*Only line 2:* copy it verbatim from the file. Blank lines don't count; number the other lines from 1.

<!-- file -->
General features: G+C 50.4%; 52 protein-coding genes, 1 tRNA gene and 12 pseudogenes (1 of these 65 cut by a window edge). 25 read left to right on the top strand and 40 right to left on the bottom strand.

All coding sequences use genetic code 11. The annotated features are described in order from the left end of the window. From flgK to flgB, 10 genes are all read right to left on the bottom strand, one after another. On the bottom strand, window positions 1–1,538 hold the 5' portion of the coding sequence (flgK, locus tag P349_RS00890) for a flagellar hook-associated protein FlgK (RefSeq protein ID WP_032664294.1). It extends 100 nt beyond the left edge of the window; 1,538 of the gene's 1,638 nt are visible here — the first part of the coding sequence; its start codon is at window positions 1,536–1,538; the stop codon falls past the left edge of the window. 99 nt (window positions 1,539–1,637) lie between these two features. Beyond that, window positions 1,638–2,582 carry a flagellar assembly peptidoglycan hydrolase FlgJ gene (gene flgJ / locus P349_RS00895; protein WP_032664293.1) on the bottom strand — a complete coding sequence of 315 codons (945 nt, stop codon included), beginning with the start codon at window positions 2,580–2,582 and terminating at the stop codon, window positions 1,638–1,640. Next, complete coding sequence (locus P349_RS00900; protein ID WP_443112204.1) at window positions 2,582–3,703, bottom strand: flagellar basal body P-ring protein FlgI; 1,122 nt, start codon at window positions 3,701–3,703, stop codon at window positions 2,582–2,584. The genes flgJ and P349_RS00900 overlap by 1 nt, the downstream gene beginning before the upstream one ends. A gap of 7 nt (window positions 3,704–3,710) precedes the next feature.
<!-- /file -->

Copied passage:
All coding sequences use genetic code 11. The annotated features are described in order from the left end of the window. From flgK to flgB, 10 genes are all read right to left on the bottom strand, one after another. On the bottom strand, window positions 1–1,538 hold the 5' portion of the coding sequence (flgK, locus tag P349_RS00890) for a flagellar hook-associated protein FlgK (RefSeq protein ID WP_032664294.1). It extends 100 nt beyond the left edge of the window; 1,538 of the gene's 1,638 nt are visible here — the first part of the coding sequence; its start codon is at window positions 1,536–1,538; the stop codon falls past the left edge of the window. 99 nt (window positions 1,539–1,637) lie between these two features. Beyond that, window positions 1,638–2,582 carry a flagellar assembly peptidoglycan hydrolase FlgJ gene (gene flgJ / locus P349_RS00895; protein WP_032664293.1) on the bottom strand — a complete coding sequence of 315 codons (945 nt, stop codon included), beginning with the start codon at window positions 2,580–2,582 and terminating at the stop codon, window positions 1,638–1,640. Next, complete coding sequence (locus P349_RS00900; protein ID WP_443112204.1) at window positions 2,582–3,703, bottom strand: flagellar basal body P-ring protein FlgI; 1,122 nt, start codon at window positions 3,701–3,703, stop codon at window positions 2,582–2,584. The genes flgJ and P349_RS00900 overlap by 1 nt, the downstream gene beginning before the upstream one ends. A gap of 7 nt (window positions 3,704–3,710) precedes the next feature.